“But the dress Grandma,” I interrupted her, this was no time for a history lesson!

“I’m coming to that.” she assured me. “My grandparents had a long, hard journey from Pennsylvania to what was then called Upper Canada. Many of their possessions were stolen by hostile Indians. Some were bartered for food and lodging, but Grandmother never parted with the bolt of material that was to have been her wedding dress.”

Grandma smiled down at me. “I know, I know, you’re getting anxious. Well, to make a long story short, I’ll just say that Grandmother finally used the material to make a gown for her daughter Pamelia, my mother, and it was later altered for me when I married Grandpa.”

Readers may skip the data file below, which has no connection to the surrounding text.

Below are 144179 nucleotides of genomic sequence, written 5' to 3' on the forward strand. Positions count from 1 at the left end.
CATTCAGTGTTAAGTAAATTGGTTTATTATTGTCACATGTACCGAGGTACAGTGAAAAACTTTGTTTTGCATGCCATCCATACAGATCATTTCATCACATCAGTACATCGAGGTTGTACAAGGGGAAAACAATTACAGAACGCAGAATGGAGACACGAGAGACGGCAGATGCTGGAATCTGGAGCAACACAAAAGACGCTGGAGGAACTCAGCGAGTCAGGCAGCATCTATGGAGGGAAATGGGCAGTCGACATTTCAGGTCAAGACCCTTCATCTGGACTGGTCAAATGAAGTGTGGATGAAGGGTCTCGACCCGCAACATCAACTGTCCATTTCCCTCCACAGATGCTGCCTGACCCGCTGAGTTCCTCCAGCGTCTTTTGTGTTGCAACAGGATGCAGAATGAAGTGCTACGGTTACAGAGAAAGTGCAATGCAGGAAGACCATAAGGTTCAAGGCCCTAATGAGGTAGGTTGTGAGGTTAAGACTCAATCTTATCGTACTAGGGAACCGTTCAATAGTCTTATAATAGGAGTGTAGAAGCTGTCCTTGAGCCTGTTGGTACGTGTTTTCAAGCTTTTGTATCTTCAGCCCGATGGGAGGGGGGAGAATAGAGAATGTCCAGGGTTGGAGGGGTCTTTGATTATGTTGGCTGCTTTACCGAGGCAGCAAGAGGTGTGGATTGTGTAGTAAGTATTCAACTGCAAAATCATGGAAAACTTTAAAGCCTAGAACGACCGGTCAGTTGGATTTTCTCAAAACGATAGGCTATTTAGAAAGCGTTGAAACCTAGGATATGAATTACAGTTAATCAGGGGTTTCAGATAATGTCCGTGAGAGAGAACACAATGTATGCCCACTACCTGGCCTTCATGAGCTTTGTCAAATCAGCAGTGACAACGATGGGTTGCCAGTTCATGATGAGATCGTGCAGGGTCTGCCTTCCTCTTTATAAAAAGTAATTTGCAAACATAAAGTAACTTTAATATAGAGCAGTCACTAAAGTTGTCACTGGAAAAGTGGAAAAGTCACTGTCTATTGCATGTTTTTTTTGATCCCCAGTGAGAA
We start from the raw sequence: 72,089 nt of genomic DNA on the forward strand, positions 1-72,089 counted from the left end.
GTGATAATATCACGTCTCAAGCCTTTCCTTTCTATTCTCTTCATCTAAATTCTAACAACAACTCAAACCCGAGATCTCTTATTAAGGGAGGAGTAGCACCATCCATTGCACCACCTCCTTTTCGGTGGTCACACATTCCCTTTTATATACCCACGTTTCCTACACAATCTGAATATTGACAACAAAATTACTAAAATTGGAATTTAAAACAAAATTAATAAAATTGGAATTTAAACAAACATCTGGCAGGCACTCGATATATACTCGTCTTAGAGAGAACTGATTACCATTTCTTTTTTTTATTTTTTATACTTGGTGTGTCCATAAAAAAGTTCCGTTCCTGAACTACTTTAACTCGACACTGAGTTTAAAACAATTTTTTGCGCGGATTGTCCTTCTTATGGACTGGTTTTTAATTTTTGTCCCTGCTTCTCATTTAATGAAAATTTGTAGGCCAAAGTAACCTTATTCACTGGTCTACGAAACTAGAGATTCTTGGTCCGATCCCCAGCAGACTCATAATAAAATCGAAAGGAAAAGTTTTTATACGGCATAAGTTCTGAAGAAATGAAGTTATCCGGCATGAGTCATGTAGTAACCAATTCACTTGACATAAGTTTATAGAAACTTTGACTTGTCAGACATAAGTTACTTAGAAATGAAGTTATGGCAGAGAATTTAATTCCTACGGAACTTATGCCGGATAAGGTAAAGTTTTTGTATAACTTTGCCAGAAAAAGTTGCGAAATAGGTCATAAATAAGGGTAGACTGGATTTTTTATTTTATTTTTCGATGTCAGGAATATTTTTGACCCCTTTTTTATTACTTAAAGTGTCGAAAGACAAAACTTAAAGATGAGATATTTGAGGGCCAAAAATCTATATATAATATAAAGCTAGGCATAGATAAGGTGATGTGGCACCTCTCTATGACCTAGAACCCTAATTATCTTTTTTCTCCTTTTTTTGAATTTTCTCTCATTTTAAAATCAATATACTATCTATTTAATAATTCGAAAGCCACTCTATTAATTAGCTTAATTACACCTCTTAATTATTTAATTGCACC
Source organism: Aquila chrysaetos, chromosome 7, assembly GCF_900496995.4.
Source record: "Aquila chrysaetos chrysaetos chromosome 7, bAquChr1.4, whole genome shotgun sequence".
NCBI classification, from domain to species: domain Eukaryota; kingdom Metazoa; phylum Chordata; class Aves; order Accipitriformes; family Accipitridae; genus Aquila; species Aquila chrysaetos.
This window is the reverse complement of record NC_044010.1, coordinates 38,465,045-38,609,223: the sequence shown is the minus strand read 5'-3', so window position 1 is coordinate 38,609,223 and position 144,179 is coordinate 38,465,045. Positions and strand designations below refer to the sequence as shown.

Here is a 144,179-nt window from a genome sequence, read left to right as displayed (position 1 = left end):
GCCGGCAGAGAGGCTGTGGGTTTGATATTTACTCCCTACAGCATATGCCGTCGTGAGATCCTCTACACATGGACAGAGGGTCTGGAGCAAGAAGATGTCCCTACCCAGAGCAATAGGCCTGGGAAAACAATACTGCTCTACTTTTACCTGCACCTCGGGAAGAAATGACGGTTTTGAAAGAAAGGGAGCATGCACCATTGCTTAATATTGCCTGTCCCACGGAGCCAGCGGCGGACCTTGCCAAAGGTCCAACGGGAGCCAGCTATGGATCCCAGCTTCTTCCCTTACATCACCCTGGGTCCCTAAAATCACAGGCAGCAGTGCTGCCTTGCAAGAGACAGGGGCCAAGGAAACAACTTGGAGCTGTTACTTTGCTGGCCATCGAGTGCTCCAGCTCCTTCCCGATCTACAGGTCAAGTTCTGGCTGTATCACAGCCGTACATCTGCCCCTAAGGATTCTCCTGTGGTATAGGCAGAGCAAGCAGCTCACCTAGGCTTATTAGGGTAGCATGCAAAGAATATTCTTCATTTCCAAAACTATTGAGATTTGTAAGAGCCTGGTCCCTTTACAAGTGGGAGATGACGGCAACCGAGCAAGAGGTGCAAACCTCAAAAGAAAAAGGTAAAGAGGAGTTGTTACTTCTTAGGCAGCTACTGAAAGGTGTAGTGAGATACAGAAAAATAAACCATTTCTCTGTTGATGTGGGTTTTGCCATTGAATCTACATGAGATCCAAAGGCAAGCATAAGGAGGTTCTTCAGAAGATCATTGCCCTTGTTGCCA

“But what did you do with the other half?” I persisted.

She touched my hand to silence me and gazed out the window. “In 1855, your Grandfather and I decided to move farther west to land that offered greater opportunities for a man with a growing family. Chatsworth was just barely a town then, but it did have a small woodworking plant. It was here that your Grandfather applied his skills in making plows, tools, church benches, and school desks. As soon as he could, he even built this house for us.”